“In our research for our report, we spent months talking with congressional offices, parliamentary experts, think tanks, climate advocates, and others, and have concluded that it is possible to pass a CES through the budget reconciliation process. In our report, we identify several ways a CES can fit with the Byrd Rule.”
“It’s not yet clear how many Texans died amid the cold, but several people died after they lost power, including an 11-year-old boy. Others died from carbon monoxide poisoning as they burned fuel indoors or ran their cars in desperate attempts to stay warm. Millions lost drinking water for days.
The blackouts cost the state economy upward of $130 billion in damages and losses, and some people who did have power saw their bills spike by thousands of dollars. Grid operators say that the situation could actually have been a lot worse, with the system minutes away from a monthslong blackout.
Texas politicians have not earned much sympathy from the ordeal. Texas Sen. Ted Cruz derided California’s “failed energy policies” when the Golden State suffered blackouts last year. Gov. Greg Abbott went on television to erroneously link the power outages to the Green New Deal. Other Texas politicos blamed iced-up wind turbines for the electricity shortfall when the majority of the power losses were from natural gas.
But this was a disaster that Texas should have seen coming. The state’s power grid has been creaking for years with underinvestment, despite previous winter outages, including one in 1989 and one in 2011 under very similar circumstances. And since 2011, the Texas population has grown by more than 4 million people to nearly 30 million residents, further increasing energy demand.”
“By now, the factors behind the Texas winter blackout are well-established: The coldest temperatures in 30 years triggered a sudden spike in wintertime energy demand, while the chilly weather led to coal piles freezing, a nuclear reactor tripping offline, and wind turbines icing up. Most importantly, the state’s largest source of electricity, natural gas, suffered shortfalls as wellheads froze, icy condensation blocked pipelines, and compressor stations shut down.
Much of the remaining gas was prioritized for heating rather than electricity. In total, about 34,000 megawatts of power generation shut down, more than 40 percent of peak winter demand.
Faced with such huge a mismatch between supply and demand, grid operators initiated blackouts to relieve the grid in the hope of staving off even more outages.”
“The Texas Public Utility Commission did issue guidance for making the state’s power grid more resilient to extreme weather, including severe cold, but the guidelines were voluntary and largely ignored.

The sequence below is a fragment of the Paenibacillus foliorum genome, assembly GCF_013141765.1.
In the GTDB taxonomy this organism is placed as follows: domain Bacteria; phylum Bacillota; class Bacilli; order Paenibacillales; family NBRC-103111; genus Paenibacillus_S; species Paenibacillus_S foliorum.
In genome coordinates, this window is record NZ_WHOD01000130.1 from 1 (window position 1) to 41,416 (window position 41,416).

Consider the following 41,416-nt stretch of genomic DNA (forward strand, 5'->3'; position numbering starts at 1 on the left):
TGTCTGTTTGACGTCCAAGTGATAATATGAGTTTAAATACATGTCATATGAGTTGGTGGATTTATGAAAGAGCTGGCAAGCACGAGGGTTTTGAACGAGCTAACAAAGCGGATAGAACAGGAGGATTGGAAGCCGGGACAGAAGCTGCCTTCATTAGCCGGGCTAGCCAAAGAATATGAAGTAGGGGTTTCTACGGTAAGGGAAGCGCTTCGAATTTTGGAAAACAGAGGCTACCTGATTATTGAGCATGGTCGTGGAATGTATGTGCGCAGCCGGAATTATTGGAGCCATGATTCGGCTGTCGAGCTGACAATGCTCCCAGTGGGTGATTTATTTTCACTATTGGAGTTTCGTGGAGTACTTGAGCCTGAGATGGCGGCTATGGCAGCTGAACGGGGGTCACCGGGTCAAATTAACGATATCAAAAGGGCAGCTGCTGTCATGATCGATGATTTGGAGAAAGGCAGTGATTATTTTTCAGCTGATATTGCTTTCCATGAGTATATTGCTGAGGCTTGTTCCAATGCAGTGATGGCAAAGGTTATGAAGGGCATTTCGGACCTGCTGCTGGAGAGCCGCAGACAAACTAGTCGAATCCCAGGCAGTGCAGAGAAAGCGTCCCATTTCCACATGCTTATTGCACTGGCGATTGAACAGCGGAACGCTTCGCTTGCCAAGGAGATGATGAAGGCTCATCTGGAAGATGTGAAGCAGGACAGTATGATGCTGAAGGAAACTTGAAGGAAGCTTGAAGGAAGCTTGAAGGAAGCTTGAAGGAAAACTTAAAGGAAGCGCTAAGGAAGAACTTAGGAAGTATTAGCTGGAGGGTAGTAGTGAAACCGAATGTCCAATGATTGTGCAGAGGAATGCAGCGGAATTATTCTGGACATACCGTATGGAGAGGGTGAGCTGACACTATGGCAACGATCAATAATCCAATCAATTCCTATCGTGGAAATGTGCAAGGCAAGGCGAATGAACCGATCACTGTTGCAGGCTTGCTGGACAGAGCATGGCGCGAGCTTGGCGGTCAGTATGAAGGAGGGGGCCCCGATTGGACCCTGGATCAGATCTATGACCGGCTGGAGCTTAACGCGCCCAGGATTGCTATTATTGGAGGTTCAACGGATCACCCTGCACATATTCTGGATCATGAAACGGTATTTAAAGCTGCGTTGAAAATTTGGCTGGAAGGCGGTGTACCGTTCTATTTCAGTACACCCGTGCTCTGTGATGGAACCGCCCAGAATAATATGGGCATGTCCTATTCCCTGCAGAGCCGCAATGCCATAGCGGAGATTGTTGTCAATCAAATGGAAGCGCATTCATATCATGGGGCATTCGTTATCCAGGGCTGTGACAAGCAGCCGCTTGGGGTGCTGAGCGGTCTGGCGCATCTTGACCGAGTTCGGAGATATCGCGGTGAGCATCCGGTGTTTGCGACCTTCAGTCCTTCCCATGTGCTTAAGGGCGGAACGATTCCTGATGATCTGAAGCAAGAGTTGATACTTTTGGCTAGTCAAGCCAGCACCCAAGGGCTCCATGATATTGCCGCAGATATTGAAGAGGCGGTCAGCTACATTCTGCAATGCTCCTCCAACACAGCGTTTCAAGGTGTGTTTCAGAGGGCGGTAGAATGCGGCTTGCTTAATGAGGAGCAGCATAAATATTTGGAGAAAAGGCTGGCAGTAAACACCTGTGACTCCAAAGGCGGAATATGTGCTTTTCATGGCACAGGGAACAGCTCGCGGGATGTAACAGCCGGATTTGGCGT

Another issue for Texas is that the state’s electricity system is deregulated and almost entirely market-driven, unlike other states that have more specific rules about how the system should be run. In Texas, retail utilities buy electricity from power providers — companies that operate power plants — at fluctuating prices based on supply and demand and then sell them to customers.
The idea was that this would allow the power system to self-regulate and self-optimize while providing lower energy prices than a more regulated market. Periods of high electricity prices would spur generators to put more electrons on the grid and vice versa.
In practice, what this system meant was that when wind and solar power were abundant, they could undercut other power generators in price since wind and solar have no fuel cost and very low operating costs. Coal, nuclear, and gas power plants were then pushed to recoup their operating costs during periods of higher energy demand while also competing with each other, narrowing the windows where they could operate profitably. That left little incentive to build up extra electricity production capacity to deal with unexpected demand spikes or supply shortfalls.
“In fact, the incentives direct you to remove capacity from the market,” Hirs said. “If I add capacity to the market, I’m ensuring lower prices.”
The system worked when energy supply and demand followed predictable patterns. But when it deviated, like it did during Winter Storm Uri, it led to outages. As for customers, they ended up paying more. According to an analysis by the Wall Street Journal, Texas residential electricity customers under deregulated utilities paid $28 billion more than they would have under electricity rates charged by conventional regulated utilities in the state.
So the promise of greater reliability and lower costs did not materialize for millions of Texans under the state’s free-for-all, go-it-alone energy system. “This is a collision of naïve idealism and the real world,” Hirs said. ”
“While the Texas grid is unique in many respects, the problem of underinvestment in energy infrastructure is all too common throughout the US. Much of the power grid was built decades ago. In addition to the wear and tear that comes with age, the power grid is stressed by a growing population and its rising energy demands.”
“The broader problem is that every power system struggles to make the case to spend money on things that may never be used. The costs are upfront but the benefits are far away and theoretical. And that case doesn’t just have to be made to regulators, but to consumers.”